nameField : Model -> Html Msg
nameField model =
    let
        name =
            Form.getFieldAsString "name" model.newUserForm
    in
        Textfield.render Mdl
            [ 1, 0 ]
            model.mdl
            [ Textfield.label "Name"
            , Textfield.floatingLabel
            , Textfield.text'
              --, Textfield.value model.newUser.name
            , Textfield.value <| Maybe.withDefault "" name.value -- <---
            , Textfield.onInput <| UserMsg' << NewUserFormMsg << (Form.Field.Text >> Form.Input name.path)
            ]

Now when we type into the field, it has the text we typed. Neatish, right? But we don't have any of the validations yet which is the whole point of what we were doing. To get those to trigger we will need to introduce the Blur and Focus events. These are a bit simpler than the onInput event itself:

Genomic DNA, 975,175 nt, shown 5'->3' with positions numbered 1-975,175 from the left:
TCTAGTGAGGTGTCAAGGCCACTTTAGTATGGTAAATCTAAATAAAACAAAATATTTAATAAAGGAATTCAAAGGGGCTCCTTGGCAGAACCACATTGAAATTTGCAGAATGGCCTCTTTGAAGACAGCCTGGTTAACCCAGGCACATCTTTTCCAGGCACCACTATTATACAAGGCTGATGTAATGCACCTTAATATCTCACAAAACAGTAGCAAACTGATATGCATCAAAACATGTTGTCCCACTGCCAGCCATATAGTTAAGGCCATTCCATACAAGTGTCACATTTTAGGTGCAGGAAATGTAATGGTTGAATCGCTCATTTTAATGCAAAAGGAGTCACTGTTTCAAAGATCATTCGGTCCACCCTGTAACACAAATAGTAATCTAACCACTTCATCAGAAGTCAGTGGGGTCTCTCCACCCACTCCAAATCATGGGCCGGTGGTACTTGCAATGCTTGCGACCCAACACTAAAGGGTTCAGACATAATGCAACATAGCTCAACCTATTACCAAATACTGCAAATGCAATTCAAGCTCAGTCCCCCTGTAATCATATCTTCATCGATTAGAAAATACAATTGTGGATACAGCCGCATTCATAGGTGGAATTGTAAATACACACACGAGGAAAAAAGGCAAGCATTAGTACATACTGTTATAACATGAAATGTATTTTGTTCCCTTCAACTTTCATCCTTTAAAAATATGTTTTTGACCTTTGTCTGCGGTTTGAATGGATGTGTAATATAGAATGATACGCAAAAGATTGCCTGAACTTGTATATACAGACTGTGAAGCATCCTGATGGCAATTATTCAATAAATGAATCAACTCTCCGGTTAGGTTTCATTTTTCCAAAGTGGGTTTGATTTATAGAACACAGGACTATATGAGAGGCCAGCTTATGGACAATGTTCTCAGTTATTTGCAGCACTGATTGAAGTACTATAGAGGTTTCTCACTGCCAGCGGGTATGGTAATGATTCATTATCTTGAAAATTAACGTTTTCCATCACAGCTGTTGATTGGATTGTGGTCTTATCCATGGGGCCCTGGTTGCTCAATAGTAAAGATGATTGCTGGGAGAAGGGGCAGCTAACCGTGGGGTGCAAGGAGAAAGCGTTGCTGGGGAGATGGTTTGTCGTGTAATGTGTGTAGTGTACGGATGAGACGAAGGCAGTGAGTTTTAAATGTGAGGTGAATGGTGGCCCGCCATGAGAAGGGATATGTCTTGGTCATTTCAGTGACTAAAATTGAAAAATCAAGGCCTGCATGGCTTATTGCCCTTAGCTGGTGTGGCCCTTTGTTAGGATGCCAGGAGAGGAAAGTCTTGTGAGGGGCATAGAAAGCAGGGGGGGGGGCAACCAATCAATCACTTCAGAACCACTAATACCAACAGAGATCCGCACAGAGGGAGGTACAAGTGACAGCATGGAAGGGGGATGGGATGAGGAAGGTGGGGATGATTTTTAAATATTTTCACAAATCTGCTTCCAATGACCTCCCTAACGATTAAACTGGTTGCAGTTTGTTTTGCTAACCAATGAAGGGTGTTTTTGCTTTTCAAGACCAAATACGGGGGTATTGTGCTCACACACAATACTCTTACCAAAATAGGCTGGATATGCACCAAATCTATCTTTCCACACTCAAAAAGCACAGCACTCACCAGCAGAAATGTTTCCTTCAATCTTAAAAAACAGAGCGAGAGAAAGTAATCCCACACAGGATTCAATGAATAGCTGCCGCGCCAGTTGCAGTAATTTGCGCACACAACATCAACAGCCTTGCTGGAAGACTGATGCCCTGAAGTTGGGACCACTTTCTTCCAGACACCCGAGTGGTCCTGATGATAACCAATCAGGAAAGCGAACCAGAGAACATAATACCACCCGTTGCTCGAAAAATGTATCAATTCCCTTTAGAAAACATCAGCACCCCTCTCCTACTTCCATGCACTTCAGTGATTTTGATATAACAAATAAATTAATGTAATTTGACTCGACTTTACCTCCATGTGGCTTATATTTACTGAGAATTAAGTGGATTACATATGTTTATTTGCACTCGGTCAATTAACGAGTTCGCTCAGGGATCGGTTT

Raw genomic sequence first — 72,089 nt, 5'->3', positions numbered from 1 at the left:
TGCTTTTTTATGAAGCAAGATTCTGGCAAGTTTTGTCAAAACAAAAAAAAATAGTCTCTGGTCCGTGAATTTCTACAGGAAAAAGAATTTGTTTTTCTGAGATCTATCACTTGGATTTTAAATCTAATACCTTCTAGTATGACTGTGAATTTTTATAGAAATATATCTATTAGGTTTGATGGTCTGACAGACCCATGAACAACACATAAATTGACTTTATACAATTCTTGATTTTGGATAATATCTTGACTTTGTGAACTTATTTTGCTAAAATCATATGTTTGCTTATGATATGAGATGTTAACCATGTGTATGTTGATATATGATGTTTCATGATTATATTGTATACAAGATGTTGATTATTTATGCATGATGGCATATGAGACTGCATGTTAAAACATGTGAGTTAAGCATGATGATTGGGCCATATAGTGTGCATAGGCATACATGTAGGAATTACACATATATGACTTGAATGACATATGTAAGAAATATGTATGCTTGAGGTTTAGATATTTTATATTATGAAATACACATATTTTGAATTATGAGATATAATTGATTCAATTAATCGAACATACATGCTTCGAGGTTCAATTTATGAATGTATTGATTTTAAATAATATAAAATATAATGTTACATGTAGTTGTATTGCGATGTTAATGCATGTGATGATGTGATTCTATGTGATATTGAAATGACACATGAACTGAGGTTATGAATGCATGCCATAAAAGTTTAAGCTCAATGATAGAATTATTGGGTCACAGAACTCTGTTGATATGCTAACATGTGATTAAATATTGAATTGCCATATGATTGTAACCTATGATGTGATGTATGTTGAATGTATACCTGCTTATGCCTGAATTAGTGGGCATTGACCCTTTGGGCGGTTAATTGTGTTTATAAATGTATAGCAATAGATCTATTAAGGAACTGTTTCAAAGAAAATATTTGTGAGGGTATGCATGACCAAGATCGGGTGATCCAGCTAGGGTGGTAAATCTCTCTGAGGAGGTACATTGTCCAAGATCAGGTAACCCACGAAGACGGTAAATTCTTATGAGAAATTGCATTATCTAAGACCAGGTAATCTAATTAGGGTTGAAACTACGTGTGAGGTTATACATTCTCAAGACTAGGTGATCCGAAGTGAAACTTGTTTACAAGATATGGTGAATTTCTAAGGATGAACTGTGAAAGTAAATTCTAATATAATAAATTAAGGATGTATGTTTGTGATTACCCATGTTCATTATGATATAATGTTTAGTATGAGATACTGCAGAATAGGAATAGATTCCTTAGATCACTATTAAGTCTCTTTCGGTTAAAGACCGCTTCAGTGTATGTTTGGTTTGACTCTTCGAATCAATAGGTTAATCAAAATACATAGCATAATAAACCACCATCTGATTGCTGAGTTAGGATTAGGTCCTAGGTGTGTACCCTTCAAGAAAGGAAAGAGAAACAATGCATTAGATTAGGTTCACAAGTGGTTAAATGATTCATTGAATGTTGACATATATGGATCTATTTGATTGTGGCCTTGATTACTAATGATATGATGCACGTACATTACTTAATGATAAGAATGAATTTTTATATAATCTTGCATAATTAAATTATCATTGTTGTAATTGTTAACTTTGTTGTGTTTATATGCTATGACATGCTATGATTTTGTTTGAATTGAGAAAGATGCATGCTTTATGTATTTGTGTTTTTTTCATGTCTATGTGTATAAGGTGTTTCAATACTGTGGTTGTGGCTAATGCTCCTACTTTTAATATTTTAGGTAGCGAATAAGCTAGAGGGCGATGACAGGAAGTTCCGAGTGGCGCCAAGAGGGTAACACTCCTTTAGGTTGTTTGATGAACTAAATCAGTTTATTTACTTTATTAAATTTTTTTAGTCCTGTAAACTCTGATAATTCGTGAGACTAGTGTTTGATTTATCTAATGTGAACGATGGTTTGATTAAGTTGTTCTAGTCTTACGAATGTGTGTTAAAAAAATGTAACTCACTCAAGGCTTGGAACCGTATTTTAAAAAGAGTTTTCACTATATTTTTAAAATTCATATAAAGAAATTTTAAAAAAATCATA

nameField : Model -> Html Msg
nameField model =
    let
        name =
            Form.getFieldAsString "name" model.newUserForm
    in
        Textfield.render Mdl
            [ 1, 0 ]
            model.mdl
            [ Textfield.label "Name"
            , Textfield.floatingLabel
            , Textfield.text'
            , Textfield.value <| Maybe.withDefault "" name.value
            , Textfield.onInput <| UserMsg' << NewUserFormMsg << (Form.Field.Text >> Form.Input name.path)
            , Textfield.onFocus <| UserMsg' << NewUserFormMsg <| Form.Focus name.path -- <--
            , Textfield.onBlur <| UserMsg' << NewUserFormMsg <| Form.Blur name.path -- <--
            ]

So now it should still compile, and we have all of the textfield bits wired in to use our newUserForm field on the model. What happens when we submit the form with an empty username? We don't trigger validation and we don't send the text field's value. This is because our "Submit" button is triggering the existing CreateUser Msg. What we want to do is have it trigger the Form.Submit Form.Msg: